Write Like You Run

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Mason-research2

These index cards represent the research for 23 books and many magazine articles. Writing is for endurance athletes.

The request came late November. A children’s book packager reached out asking if I had to time outline, right, and research 6 nonfiction books. Oh, and by the by, could I get those done in 6 weeks?

It was grueling work. I rose around 5am every morning. I worked until my various day jobs required me to leave the house. I returned in the early evenings to eat a quick dinner, wash dishes, and then settle back at my desk to resume the project until midnight or 1am. I gathered research facts on index cards which I could easily shuffle into outlined chapters. I drafted crappy paragraphs. I revised them into mildly improved paragraphs.

I repeated the process day after day.

I am no soldier. I moaned and griped when glopping out of bed or trudging back to the desk with the same relative energy and personality of ear wax. I couldn’t do this! I was spent. I’d already had a long day. My brain was shot! I should just forget about it and go back to bed.

That negative, sinister, doom-and-gloom voice every person hears whispering from time to time…. It has successfully talked me out of many accomplishments, big and small, over my lifespan.

But I knew every hour I put off was an hour I could not afford inside this contractual deadline.

As the weeks passed and raw fatigue slobber-gnawed on my spirit, I delighted one evening when a different voice whispered out of the mental ether.

This one had a defiant, dauntless, take-charge edge. It was as warm and steady and confident as the light from an oil lamp. Best of all, I recognized it as the same voice that arose when I started learning how to run longer distances.

20181221_104832I am not a natural or gifted runner. Even so, I enjoy it immensely. I get hours of meditative time out on high desert and alpine trails. Time spent in the precious present moment. No past regrets to haunt me. No future events to boogey-man me. Just the sprawling, limitless now.

Joys aside, I struggled with form and pacing when I needed to attain half marathon distances. Miles short of my daily or weekly training goals, I would often putter out and walk the remainders. Then, one day, when my goal was only 1.5 miles away and my feet were aching and my leg muscles were screaming louder than Eddie Van Halen’s guitar solos and I was on the verge of tears thinking I’d have to yet again quit and fail to reach a set goal…the lamplight voice emerged.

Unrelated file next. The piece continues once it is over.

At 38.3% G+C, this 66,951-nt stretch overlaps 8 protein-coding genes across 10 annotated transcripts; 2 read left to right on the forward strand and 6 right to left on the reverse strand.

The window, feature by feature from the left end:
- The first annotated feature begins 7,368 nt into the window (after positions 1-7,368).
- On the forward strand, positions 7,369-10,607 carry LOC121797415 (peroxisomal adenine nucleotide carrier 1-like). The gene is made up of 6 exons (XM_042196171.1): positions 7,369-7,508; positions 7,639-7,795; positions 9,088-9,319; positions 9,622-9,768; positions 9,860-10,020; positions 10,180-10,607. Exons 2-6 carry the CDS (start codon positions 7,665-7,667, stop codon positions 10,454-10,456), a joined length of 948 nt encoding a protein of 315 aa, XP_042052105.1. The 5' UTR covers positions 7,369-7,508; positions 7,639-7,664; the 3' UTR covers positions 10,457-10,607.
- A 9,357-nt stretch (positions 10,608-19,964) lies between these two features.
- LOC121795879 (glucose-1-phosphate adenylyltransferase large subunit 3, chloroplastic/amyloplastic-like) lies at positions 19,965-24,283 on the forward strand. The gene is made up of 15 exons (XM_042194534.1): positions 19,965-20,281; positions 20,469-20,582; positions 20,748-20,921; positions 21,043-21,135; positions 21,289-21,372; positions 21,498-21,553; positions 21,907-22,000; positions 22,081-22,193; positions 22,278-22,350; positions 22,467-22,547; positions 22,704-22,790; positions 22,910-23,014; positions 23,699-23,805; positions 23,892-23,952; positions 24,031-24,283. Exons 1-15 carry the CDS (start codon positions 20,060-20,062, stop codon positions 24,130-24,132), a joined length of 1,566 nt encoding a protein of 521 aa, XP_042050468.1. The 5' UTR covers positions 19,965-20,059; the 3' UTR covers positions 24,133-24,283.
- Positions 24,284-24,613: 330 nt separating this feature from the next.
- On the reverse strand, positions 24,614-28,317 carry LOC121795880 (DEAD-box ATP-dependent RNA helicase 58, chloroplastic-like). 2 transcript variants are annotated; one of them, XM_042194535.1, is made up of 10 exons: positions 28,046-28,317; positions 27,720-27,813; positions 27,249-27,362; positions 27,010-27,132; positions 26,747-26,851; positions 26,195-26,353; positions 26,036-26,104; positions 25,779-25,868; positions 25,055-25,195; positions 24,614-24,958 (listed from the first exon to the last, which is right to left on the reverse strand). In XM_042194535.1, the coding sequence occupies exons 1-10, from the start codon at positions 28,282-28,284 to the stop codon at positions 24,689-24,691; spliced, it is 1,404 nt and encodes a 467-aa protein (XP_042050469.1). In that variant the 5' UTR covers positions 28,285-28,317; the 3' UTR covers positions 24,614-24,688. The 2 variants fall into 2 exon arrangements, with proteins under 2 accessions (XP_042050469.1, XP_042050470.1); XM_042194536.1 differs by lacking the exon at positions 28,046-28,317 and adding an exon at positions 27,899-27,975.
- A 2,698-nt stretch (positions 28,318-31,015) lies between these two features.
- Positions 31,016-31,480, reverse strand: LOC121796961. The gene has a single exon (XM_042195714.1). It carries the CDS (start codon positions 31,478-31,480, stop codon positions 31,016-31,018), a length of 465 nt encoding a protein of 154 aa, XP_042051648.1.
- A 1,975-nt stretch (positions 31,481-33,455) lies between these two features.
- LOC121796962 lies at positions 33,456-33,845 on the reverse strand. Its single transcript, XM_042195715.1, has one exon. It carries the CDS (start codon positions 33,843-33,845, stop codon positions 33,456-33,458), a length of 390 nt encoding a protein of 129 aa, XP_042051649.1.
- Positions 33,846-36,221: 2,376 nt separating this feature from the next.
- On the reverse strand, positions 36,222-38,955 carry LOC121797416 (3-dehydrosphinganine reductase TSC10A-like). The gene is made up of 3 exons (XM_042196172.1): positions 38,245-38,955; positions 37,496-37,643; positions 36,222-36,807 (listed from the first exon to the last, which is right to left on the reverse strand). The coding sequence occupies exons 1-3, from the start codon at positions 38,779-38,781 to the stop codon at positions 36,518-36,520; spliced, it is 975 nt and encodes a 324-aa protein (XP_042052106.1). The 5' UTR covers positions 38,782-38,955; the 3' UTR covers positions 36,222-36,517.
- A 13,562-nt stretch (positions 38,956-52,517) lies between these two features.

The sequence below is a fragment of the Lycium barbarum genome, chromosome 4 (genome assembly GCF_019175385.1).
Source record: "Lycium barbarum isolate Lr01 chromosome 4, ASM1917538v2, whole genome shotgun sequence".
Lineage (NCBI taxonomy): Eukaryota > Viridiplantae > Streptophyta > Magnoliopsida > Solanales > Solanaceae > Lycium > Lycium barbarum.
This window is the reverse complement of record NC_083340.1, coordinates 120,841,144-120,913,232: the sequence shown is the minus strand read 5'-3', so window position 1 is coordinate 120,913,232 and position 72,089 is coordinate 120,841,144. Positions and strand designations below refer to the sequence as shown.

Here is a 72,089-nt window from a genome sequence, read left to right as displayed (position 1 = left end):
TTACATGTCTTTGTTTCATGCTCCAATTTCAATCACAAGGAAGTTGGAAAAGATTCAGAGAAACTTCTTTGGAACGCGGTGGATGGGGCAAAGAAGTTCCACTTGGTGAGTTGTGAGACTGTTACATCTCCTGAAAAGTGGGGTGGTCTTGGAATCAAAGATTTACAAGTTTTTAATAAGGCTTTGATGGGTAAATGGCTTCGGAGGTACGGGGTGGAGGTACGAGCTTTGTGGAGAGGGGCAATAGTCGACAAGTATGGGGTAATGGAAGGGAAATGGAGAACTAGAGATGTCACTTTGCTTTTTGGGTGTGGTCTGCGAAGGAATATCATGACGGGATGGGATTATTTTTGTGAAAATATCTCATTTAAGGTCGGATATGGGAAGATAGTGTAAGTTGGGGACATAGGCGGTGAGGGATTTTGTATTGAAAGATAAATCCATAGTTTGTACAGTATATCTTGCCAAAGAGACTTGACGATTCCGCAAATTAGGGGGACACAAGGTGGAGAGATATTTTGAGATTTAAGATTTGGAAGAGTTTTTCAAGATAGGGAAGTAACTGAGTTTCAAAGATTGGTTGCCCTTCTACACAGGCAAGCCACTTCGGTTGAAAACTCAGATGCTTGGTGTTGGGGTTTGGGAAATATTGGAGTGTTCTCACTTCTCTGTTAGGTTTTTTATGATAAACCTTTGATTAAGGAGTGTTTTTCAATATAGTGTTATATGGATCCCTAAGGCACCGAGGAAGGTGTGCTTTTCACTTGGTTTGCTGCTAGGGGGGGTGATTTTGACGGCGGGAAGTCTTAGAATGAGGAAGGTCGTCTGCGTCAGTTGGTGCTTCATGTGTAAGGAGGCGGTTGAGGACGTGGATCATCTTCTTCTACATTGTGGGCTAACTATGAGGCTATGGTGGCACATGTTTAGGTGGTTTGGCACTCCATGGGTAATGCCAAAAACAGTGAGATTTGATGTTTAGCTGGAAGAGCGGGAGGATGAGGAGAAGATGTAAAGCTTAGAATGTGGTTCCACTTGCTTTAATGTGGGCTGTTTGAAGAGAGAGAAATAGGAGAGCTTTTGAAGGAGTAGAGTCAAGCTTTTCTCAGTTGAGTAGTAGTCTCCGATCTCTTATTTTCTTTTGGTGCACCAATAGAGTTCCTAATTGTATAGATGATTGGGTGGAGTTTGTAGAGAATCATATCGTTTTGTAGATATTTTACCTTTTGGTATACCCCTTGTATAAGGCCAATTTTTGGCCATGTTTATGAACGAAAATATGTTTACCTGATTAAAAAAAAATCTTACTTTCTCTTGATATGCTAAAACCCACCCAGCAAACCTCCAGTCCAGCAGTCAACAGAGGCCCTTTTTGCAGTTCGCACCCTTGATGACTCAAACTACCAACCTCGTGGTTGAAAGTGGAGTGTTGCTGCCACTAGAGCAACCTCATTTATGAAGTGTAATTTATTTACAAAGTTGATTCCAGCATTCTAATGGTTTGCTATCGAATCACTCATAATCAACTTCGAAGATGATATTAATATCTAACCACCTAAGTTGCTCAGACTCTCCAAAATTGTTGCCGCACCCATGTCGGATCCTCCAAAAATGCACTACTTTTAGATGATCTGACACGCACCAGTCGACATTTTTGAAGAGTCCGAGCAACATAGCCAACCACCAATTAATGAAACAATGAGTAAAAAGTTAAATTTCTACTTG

You can do this, the voice said as a matter of fact. You can keep running to that tree. It’s only a few feet away. Try it.

Its tone was so declarative. It neither mandated nor manipulated me with guilt. I couldn’t help but follow its suggestion. Just before I reached the target tree, the lamplight voice indicated another tree further ahead. You can make it to that one. And so I did.

20181223_124551Tree by tree, I hit my goal that day. On future runs, that inner coach always emerged. It was there on race days, guiding me to the finish line.

And here it was again, when all I wanted to do was cry and punish myself for taking on a ridiculous project with a ridiculous deadline.

You can do this. You can do anything for about 30 minutes, it coached me.

Yes, I thought. Yes I could.

30 minutes passed and I had more words on the page. I was also warmed up and on a roll. Now the ideas were flowing fast.

You can do 30 more minutes, the lamplight voice indicated without pomp or demand.

I sure can, I thought.

And by midnight or so, I had a yet another chapter drafted. And at last, the entire project was done. On time.

I enjoyed a brief break for the winter holidays. And then, the book packager reached out again. They had 10 books authored by others in need of a dynamic voice with supercharged language–my specialty. Could I…?

Yes, I replied. Yes I could.

Oh, and could I take on writing and researching 4 other books due in 4 weeks?

Yes, I replied. I absolutely could.

I am not advocating for extreme assignments with catastrophic deadlines. I am, however, here to say that we all have little voices in our heads. Each one tells us a particular story about what is and is not possible. Luckily, we get to choose which voice we listen to.

Lakpa’s Lucky Day

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“It must have been my lucky day,” Lakpa Sherpa says, encapsulating the miracle his family performed to secure his exit from Nepal during its recent, bloody civil war.

Beginning in the mid-1990s, a Maoist communist insurgency faction fought to topple Nepal’s 240-year-old monarchy. Most members of the royal family were massacred and the ensuing decade-long conflict witnessed summary executions, purges, kidnappings, and other war crimes.

Eventually, the monarchy abdicated and the Maoists established a people’s republic; however, governance has stagnated amidst infighting and widespread corruption. Officials struggle to bring prosperity where a strict caste system determines every aspect of a person’s life. Each of Nepal’s 134 castes mandate particular clothes, customs, family names, plus occupation and marriage restrictions. Each caste also speaks its own language.